However, most contemporary cognitive and neural scientists would say that the mind is the result of physical processes in the brain and hence has a material basis. The Nobel Laureate Francis Crick, who codiscovered the structure of DNA with James Watson and Maurice Wilkins, represents this view. His 1994 book The Astonishing Hypothesis:The Scientific Search for the Soul opens with,
The Astonishing Hypothesis is that “You,” your joys and your sorrows, your memories and your ambitions, your sense of personal identity and free will, are in fact no more than the behavior of a vast assembly of nerve cells and their associated molecules.
While scientists accept that the mind arises from the material operations of the brain, this does not solve the classic Mind–Body Problem but it does change its formulation. In modern terms, the question becomes, How can we understand consciousness in scien- tific terms? Or to put it more specifically,What is the exact nature of the link between physical and chemical activities in the brain and each person’s internal sense of consciousness?
This question has several answers of varying degrees of difficulty, as noted by David Chalmers, a philosopher at the University of Ari- zona. Some aspects of consciousness, such as the ability to choose among and react to external stimuli, are unquestionably susceptible to scientific explanation, though it will take years of effort to understand them. But the aspect that Chalmers calls the “really hard problem” is this:Why do we have a varied internal life at all? Every function of consciousness that supports the physical operations of the body would serve us equally well without these subjective experiences, and so, as Chalmers says, “it seems objectively unreasonable” that we should have them, and yet we do. No one knows why, and this is why people speak of the “mystery” of consciousness.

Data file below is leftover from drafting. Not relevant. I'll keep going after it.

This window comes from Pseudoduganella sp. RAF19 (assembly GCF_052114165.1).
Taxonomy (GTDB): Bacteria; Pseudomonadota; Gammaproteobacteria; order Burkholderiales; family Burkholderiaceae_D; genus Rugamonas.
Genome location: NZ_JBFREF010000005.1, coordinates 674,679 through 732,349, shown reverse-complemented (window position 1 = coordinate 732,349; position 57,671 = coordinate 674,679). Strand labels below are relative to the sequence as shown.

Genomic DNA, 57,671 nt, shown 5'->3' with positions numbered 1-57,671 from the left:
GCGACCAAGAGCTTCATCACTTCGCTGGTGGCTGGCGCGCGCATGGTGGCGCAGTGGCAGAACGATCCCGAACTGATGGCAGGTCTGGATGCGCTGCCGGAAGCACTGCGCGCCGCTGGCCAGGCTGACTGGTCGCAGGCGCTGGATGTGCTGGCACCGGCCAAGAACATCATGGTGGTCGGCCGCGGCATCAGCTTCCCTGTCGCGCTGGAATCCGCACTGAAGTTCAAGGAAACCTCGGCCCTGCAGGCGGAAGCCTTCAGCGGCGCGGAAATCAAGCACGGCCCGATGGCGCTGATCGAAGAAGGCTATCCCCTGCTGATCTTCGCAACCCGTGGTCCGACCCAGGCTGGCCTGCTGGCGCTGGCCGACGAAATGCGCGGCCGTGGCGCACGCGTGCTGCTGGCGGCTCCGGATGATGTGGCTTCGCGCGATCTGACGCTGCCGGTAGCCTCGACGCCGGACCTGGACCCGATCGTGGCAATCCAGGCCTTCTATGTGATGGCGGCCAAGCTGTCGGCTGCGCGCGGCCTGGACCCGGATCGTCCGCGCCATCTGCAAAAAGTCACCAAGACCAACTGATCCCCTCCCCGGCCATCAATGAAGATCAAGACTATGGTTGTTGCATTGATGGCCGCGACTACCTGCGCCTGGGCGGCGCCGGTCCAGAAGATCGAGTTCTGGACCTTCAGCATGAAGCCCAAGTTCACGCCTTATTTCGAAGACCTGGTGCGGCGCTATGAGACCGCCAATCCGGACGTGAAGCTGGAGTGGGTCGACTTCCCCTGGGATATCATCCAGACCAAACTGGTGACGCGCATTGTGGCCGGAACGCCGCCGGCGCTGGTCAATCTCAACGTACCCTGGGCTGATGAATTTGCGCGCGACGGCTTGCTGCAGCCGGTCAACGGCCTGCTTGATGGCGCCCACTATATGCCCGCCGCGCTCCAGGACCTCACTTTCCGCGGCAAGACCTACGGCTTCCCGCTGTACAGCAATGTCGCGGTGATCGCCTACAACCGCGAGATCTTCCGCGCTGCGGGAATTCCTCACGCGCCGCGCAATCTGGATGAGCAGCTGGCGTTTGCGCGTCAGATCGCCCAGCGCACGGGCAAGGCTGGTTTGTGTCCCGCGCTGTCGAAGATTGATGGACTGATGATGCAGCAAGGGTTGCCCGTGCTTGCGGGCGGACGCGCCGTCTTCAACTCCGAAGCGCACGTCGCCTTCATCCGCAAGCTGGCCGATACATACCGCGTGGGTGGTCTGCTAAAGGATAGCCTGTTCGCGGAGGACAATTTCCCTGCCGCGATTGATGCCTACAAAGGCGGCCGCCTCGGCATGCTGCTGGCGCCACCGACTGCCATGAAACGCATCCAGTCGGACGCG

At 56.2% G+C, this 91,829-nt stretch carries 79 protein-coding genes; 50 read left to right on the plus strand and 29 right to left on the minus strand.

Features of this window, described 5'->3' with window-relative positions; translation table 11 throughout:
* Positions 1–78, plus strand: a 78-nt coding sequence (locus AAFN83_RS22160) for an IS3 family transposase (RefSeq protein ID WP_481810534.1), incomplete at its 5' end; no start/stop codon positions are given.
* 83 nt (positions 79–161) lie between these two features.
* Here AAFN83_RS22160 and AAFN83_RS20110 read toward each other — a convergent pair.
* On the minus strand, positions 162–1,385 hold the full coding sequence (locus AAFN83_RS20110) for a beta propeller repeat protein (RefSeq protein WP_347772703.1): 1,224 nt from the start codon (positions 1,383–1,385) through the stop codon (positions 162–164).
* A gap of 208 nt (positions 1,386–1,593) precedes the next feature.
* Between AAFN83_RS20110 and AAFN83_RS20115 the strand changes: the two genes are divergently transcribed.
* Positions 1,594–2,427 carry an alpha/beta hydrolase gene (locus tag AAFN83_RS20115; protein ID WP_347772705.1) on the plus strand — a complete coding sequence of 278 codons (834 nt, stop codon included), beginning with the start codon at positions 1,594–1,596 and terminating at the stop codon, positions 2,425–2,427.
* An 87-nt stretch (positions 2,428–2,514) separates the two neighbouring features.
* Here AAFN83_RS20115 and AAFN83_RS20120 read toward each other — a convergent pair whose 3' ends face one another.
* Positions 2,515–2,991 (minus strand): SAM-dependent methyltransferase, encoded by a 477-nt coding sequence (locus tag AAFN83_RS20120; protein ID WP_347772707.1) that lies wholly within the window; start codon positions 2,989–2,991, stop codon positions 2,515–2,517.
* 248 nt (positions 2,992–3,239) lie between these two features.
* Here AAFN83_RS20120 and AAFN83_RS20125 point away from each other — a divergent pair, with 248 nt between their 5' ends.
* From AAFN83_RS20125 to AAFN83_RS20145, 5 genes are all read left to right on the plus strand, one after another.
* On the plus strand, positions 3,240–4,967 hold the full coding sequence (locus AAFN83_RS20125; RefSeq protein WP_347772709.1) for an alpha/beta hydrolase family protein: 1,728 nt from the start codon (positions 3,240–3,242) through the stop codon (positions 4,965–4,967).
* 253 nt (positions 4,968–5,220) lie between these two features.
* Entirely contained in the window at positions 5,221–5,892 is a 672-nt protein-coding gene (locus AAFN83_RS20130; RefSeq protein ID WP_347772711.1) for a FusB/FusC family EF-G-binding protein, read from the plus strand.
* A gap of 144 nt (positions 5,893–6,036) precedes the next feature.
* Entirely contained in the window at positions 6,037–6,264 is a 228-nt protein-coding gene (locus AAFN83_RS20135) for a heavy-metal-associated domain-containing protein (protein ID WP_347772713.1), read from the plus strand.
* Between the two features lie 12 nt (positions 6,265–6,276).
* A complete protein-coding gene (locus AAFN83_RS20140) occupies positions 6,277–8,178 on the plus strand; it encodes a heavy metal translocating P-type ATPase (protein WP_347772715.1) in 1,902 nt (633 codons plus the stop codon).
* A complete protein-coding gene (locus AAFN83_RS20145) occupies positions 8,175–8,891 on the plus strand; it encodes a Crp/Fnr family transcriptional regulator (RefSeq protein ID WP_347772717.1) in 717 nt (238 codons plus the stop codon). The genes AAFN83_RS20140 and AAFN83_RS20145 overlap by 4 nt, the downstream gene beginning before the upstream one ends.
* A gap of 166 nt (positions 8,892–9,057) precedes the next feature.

Although these are profound questions about our own nature, they are closely linked to AI and artificial beings because modern cognitive science is partly inspired by computational science.The ex- ploration of machine thinking has provided significant and useful metaphors for human thought since the 1960s—not long after Alan Turing’s seminal 1950 paper—when psychologists and cognitive sci-